Wednesday, February 10, 2016

Lawsuit claims "scarlet letter" passports for sex offenders are unconstitutional

A bill that President Obama signed into law on Monday requires that passports used by registered sex offenders carry a "conspicuous" mark to ensure the bearers are properly scrutinized, shunned, harassed, and stigmatized wherever they might travel.

A federal lawsuit filed yesterday in San Francisco argues that the so-called International Megan's Law (IML), which passed both houses of Congress on voice votes without any real debate, violates the First Amendment, the Fifth Amendment, and the Ex Post Facto Clause.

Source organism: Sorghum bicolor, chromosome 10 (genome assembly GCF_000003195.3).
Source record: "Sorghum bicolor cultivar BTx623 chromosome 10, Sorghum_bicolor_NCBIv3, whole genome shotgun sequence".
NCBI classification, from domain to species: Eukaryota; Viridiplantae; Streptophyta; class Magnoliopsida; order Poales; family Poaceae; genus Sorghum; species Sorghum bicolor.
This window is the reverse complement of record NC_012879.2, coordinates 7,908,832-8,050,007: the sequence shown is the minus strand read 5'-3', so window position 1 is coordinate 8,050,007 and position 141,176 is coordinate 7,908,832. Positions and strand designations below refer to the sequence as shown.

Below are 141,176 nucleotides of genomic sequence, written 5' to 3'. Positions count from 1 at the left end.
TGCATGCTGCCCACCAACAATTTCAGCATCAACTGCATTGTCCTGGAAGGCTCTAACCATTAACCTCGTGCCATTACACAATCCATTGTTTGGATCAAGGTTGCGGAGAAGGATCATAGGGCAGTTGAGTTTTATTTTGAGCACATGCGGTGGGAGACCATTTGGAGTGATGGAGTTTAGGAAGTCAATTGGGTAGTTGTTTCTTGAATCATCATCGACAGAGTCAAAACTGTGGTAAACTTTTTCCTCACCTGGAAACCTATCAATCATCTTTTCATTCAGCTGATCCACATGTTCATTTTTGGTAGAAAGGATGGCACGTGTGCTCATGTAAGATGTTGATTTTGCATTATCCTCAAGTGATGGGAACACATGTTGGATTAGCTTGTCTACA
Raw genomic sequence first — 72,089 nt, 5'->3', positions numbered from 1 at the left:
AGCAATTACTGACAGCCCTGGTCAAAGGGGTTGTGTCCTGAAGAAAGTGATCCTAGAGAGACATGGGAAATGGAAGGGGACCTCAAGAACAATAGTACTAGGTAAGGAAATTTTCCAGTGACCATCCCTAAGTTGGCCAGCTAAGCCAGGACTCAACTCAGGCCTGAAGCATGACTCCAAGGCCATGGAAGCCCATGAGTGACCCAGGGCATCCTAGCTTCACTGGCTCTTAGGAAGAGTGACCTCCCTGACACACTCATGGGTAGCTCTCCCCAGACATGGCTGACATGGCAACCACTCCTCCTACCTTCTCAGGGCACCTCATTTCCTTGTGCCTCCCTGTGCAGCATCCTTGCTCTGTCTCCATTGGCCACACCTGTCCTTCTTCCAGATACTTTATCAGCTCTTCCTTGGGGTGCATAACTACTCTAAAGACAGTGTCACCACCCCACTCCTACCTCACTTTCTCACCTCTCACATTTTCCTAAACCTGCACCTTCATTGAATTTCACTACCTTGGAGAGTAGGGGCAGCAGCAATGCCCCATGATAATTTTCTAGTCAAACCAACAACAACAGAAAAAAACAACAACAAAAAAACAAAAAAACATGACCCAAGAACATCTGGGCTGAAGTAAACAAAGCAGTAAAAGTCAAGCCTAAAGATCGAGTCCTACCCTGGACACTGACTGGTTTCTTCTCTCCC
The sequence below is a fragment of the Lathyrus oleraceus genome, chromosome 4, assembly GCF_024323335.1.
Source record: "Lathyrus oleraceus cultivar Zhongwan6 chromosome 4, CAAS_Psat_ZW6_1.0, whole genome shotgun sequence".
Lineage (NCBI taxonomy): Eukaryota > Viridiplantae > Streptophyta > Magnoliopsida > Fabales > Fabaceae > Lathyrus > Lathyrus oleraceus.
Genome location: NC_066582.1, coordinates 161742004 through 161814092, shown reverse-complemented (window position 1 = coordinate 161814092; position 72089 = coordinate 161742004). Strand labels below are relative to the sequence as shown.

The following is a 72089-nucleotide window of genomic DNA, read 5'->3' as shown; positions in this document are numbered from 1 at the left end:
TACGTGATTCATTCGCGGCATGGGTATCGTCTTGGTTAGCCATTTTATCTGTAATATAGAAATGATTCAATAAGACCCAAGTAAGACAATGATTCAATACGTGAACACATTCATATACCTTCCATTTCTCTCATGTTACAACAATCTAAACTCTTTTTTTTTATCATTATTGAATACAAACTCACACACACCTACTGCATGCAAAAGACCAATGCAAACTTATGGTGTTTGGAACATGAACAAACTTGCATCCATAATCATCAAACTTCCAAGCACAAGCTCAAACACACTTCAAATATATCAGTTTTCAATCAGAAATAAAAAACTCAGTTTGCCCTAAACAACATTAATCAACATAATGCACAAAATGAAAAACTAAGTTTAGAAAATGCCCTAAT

Article here. 

1 comment:

  1. Just so you know: the Ex Post Facto clause is in Article I Section 9 of the Constitution, which says that Congress can't increase the penalty on something when someone has already been sentenced to it. Or to use the Wikipedia definition, a law that retroactively changes the legal consequences (or status) of actions that were committed, or relationships that existed, before the enactment of the law.

    For example, let's say it's a federal crime to get a DUI conviction, with a penalty of 1 year in prison. You're sentenced under that law, and then Congress changes the law to 3 years in prison. You have an Ex Post Facto violation. It also applies to the States under Article I, Section 10.